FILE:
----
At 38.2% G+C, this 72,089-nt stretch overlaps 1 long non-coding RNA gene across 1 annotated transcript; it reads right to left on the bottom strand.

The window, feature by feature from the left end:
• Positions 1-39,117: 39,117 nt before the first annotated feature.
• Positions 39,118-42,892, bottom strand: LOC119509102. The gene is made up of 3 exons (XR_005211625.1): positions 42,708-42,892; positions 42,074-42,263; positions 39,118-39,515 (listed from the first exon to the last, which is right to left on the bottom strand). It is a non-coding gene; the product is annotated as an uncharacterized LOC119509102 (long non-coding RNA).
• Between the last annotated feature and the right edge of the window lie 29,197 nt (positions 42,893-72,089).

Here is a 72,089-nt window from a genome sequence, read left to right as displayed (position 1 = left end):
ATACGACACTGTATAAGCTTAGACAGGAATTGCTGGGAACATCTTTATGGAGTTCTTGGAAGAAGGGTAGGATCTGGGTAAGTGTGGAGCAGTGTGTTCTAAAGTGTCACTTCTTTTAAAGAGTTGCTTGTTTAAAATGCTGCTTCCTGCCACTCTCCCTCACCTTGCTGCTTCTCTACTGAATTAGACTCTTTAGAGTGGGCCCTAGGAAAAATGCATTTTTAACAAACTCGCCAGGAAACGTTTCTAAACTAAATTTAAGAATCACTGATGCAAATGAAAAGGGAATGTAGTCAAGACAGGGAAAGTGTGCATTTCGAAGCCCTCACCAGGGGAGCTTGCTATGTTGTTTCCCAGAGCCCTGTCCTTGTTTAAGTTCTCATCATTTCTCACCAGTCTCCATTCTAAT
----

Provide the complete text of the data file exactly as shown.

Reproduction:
At 38.2% G+C, this 72,089-nt stretch overlaps 1 long non-coding RNA gene across 1 annotated transcript; it reads right to left on the bottom strand.

The window, feature by feature from the left end:
• Positions 1-39,117: 39,117 nt before the first annotated feature.
• Positions 39,118-42,892, bottom strand: LOC119509102. The gene is made up of 3 exons (XR_005211625.1): positions 42,708-42,892; positions 42,074-42,263; positions 39,118-39,515 (listed from the first exon to the last, which is right to left on the bottom strand). It is a non-coding gene; the product is annotated as an uncharacterized LOC119509102 (long non-coding RNA).
• Between the last annotated feature and the right edge of the window lie 29,197 nt (positions 42,893-72,089).

Here is a 72,089-nt window from a genome sequence, read left to right as displayed (position 1 = left end):
ATACGACACTGTATAAGCTTAGACAGGAATTGCTGGGAACATCTTTATGGAGTTCTTGGAAGAAGGGTAGGATCTGGGTAAGTGTGGAGCAGTGTGTTCTAAAGTGTCACTTCTTTTAAAGAGTTGCTTGTTTAAAATGCTGCTTCCTGCCACTCTCCCTCACCTTGCTGCTTCTCTACTGAATTAGACTCTTTAGAGTGGGCCCTAGGAAAAATGCATTTTTAACAAACTCGCCAGGAAACGTTTCTAAACTAAATTTAAGAATCACTGATGCAAATGAAAAGGGAATGTAGTCAAGACAGGGAAAGTGTGCATTTCGAAGCCCTCACCAGGGGAGCTTGCTATGTTGTTTCCCAGAGCCCTGTCCTTGTTTAAGTTCTCATCATTTCTCACCAGTCTCCATTCTAAT